'Distortion' Fashion Show features student designers stretching boundaries
Carol Lee, photo by Stacy Schwartz
Rapson Hall on the campus of the University of Minnesota became the Twin Cities fashion capitol this past Saturday, as fashionistas, local designers, students, and casual observers flocked to the the 43rd annual Senior Fashion Show.
The theme of this year's event, "Distortion," challenged the designers to stretch the conventional boundaries of fashion both in terms of the looks presented as well as the fabrics and materials utilized. As a result, the crowd was treated to everything from the elegant to the extreme, with the 18 senior designers presenting their unique take on menswear, lingerie, twisted couture, and more.
The evening kicked off with a look at the next class of creative minds, as the junior designers presented their own take on the evening's theme. Fully embracing the challenge of stepping outside of the norm, the young designers pushed the limits and incorporated non-traditional materials that included melted, recycled crayons and wood.
Heather King, photo by Stacy Schwartz
Next, it was time for the main event as the evening's master of ceremonies, former local news anchor Robyne Robinson, took the stage to commend designers on the long hours and hard work that went into preparing for the event, as well as the culmination of four years of their education and development.
A handful of designers demonstrated a heavy African influence, with rich colors and unique accessories utilizing fur, feathers, and leather. Others chose to take a more traditional route, featuring ready-to-wear looks with a twist, incorporating bright colors and creative prints. The biggest reactions of the evening, however, were reserved for those that chose to really flex their creative muscles.
Designer Carol Lee shook things up with some of the most striking looks of the show, showcasing a number of extremely intricate and elaborate designs that demonstrated a fearless passion and vision for each and every piece.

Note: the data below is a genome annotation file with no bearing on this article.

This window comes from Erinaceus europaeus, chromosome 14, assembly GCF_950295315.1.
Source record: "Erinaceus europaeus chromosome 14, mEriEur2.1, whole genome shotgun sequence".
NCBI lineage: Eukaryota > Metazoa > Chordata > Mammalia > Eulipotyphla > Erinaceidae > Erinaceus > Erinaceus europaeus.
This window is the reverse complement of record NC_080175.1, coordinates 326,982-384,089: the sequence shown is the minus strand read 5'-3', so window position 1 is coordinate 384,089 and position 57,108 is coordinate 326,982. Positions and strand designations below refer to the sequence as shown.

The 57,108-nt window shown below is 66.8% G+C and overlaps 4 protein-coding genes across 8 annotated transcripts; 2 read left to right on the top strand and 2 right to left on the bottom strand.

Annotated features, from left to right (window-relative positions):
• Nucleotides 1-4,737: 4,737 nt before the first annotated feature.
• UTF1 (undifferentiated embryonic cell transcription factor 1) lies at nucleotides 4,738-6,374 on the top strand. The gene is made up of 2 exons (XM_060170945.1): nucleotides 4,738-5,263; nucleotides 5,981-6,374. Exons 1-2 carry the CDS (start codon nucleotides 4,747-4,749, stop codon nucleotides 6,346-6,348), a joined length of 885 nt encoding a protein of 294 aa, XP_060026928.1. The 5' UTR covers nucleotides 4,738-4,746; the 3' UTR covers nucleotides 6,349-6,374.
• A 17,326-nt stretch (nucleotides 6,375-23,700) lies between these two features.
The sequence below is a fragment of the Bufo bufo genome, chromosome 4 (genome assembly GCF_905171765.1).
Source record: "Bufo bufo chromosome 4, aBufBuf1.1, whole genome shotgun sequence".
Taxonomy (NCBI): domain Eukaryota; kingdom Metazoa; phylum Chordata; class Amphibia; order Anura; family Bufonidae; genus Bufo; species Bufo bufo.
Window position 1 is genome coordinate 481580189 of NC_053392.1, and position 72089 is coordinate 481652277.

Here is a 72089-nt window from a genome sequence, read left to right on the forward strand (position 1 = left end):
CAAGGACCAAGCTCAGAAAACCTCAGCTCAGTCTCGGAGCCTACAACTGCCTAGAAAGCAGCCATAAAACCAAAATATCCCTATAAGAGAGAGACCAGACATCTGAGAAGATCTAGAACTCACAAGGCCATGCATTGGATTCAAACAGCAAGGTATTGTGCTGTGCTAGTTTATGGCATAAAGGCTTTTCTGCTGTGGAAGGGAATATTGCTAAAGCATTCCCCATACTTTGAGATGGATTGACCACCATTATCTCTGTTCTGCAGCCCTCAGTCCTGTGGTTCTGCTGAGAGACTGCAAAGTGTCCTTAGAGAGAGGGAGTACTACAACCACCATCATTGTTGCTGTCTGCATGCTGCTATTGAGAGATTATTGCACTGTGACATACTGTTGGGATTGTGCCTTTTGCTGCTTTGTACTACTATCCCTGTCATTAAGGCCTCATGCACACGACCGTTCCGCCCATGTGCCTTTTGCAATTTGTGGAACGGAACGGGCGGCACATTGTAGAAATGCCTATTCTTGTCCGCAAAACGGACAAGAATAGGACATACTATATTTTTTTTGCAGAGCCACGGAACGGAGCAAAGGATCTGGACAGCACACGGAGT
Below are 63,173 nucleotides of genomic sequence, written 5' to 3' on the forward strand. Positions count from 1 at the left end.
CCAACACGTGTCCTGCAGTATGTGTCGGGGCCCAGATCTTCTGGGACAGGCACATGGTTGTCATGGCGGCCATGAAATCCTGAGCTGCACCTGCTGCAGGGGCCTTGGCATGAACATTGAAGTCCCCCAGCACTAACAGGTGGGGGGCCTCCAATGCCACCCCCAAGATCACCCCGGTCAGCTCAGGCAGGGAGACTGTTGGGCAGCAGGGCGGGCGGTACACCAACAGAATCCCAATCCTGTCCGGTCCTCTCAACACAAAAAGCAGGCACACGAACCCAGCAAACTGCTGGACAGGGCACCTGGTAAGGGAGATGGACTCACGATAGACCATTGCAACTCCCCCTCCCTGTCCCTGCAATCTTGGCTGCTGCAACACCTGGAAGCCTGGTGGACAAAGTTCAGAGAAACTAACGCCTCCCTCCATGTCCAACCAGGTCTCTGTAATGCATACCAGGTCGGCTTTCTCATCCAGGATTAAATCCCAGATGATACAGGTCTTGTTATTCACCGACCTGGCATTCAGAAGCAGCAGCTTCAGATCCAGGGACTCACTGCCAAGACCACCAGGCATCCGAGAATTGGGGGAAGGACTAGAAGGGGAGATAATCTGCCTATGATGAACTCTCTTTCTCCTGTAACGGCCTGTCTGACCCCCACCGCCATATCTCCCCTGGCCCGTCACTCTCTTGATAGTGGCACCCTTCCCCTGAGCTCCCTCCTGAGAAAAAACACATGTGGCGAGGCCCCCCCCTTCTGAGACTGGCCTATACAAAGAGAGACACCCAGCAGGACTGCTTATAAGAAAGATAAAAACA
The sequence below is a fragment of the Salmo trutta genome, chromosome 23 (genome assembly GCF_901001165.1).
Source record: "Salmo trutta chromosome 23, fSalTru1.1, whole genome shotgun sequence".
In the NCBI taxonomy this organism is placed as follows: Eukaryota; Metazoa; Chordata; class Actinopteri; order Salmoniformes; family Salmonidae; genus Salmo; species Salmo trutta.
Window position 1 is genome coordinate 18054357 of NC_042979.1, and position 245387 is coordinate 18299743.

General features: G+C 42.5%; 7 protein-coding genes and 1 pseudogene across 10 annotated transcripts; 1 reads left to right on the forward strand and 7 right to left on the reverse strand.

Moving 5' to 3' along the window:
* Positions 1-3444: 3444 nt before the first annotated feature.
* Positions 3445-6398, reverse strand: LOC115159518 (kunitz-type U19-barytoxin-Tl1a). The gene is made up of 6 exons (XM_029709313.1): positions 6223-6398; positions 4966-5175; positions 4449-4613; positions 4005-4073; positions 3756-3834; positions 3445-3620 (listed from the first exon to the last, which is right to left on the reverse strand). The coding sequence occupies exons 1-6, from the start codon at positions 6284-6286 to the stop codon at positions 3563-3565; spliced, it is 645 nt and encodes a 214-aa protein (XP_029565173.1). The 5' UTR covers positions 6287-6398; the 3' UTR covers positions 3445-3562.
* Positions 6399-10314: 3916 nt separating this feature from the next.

Color palettes ranged from the loud to the subdued, but the most noteworthy of the evening had to be the designer who chose no color at all. Designer Heather King's line featured a "nude" theme, with a monochromatic color scheme of tan and beige and designs that emphasized the female form of each of her models. It was a daring and stark contrast to some of her fellow designers that paid off with an extremely memorable turn on the runway.
Autumn Kirchman, photo by Stacy Schwartz
The biggest crowd reaction of the evening, however, may have been for the show's final designer, Autumn Kirchman. Her designs featured a rebellious sense of character, with strong silhouettes and small details that exuded an attitude that grabbed the audience the second they laid eyes on them.
Regardless of your taste or knowledge of the fashion world, the Distortion fashion show provided something for everyone and proved that the U of M's College of Design continues to be a rich talent pool that will be leading the way for up-and-coming design talent for years to come.
Looking for more fashion? Photographer Stacy Schwartz snapped pics of all the hot looks the event had to offer. You can check it out at our slideshow: U of M 'Distortion' Fashion Show: Next crop of local designers?
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